To maximize resources, streamline processes and improve efficiency, 6 Sigma emphasizes quality management. Formal certification programs follow a ranking system similar to that of Karate to establish a hierarchy of Six Sigma executives. The roles defined in certification are:

  • Executive leadership includes members from top management. They create a vision and allow stakeholders to use resources and enjoy the liberty to transcend organizational barriers
  • Champions are responsible for implementing 6 Sigma across the organization
  • Master Black Belts act as in-house coaches and are responsible for statistical tasks. They are leaders with extensive experience
  • Black Belts apply the process to specific projects. They execute projects identified by Master Black Belts and Champions and focus on influencing organizational change.
  • Green Belts function under Black Belts and focus on advanced analysis and resolution. They manage projects and other tasks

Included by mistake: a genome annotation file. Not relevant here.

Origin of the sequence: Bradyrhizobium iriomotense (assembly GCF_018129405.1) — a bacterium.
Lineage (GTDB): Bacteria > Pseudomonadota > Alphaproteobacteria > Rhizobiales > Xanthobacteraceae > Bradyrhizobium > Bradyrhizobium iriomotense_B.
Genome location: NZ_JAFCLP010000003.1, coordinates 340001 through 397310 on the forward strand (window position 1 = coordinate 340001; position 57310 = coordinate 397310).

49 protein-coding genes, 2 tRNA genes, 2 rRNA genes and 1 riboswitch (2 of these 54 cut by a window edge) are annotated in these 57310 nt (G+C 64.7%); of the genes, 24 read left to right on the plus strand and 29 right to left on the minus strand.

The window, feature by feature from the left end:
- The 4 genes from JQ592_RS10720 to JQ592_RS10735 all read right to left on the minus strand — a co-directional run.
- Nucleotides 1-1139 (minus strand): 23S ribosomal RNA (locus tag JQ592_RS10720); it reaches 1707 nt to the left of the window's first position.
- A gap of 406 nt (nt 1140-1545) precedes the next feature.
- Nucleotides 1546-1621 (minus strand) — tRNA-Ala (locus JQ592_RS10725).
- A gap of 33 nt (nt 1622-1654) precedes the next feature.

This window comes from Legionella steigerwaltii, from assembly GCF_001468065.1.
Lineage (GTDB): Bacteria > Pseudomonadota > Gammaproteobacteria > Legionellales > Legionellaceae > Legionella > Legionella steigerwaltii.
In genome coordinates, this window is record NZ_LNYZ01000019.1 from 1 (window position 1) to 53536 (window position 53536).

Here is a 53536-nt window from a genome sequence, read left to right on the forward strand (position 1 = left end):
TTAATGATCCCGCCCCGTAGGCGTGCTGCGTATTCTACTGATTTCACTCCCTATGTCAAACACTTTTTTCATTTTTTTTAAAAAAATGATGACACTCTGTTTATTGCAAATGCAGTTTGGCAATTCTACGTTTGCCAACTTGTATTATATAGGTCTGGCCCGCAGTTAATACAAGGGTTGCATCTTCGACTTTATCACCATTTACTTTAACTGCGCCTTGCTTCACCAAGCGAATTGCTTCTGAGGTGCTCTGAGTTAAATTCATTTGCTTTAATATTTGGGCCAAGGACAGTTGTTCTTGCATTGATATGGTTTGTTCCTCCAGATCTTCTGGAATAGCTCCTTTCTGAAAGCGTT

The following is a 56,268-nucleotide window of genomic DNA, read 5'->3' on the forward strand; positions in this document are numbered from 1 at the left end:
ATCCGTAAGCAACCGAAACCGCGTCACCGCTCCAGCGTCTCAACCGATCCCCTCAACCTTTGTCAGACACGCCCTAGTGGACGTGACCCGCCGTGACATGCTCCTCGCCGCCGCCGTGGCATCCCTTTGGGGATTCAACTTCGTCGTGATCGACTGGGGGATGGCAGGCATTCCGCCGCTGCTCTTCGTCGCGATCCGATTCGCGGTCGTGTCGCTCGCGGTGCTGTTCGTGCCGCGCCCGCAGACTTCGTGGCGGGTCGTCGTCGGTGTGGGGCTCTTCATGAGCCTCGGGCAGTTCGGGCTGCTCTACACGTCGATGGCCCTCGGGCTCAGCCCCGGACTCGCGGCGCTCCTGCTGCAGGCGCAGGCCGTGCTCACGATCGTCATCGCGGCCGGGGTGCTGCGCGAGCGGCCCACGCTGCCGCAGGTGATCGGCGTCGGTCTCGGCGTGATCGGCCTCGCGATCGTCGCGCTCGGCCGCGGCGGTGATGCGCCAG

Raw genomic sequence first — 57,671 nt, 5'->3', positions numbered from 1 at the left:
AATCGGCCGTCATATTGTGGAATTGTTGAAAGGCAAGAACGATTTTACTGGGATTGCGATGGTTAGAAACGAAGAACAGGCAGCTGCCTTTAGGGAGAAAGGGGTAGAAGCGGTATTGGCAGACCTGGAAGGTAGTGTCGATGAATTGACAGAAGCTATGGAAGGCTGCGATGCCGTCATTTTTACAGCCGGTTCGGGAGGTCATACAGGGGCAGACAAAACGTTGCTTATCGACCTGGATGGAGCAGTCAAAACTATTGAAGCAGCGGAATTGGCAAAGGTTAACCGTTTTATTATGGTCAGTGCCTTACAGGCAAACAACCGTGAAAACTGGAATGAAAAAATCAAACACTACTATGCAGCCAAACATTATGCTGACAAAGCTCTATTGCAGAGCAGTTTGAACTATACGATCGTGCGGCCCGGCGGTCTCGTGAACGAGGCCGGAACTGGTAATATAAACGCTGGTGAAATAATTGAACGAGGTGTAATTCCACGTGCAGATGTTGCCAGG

• Yellow Belts are employees with basic training in process and application

Some organizations assign White Belts to employees with an introductory knowledge of Six Sigma methodologies.

 

Steps In Six Sigma Methodologies

The fundamental objective of the 6 Sigmas is to implement a measurement-based strategy that can focus on variation reduction while improving processes. Projects typically follow two frameworks: DMADV and DMAIC, each with five phases.

1. What Is DMADV?


DMADV stands for Define, Measure, Analyze, Design and Verify. It focuses on developing new services, processes or products. It’s applied when an existing product can’t meet customer specifications and Six Sigma quality or when a new product needs to be developed. The five phases of this methodology are:

  • Measurable and realistic design goals are designed that align with organizational strategy and customer demands. Schedules and guidelines are created in this phase to identify, assess and review potential risks
  • Characteristics critical to quality, production process capability, risks and product capability are measured
  • After careful analysis, design alternatives are developed and precise combinations of requirements are identified that are fundamental for achieving value within constraints. A design’s total life cycle cost is determined and alternatives are explored
  • After analyzing the alternatives and prioritizing the elements of the design, a high-level design is developed
  • Production process is implemented, pilot runs are set up and design is handed over to the process owner after verification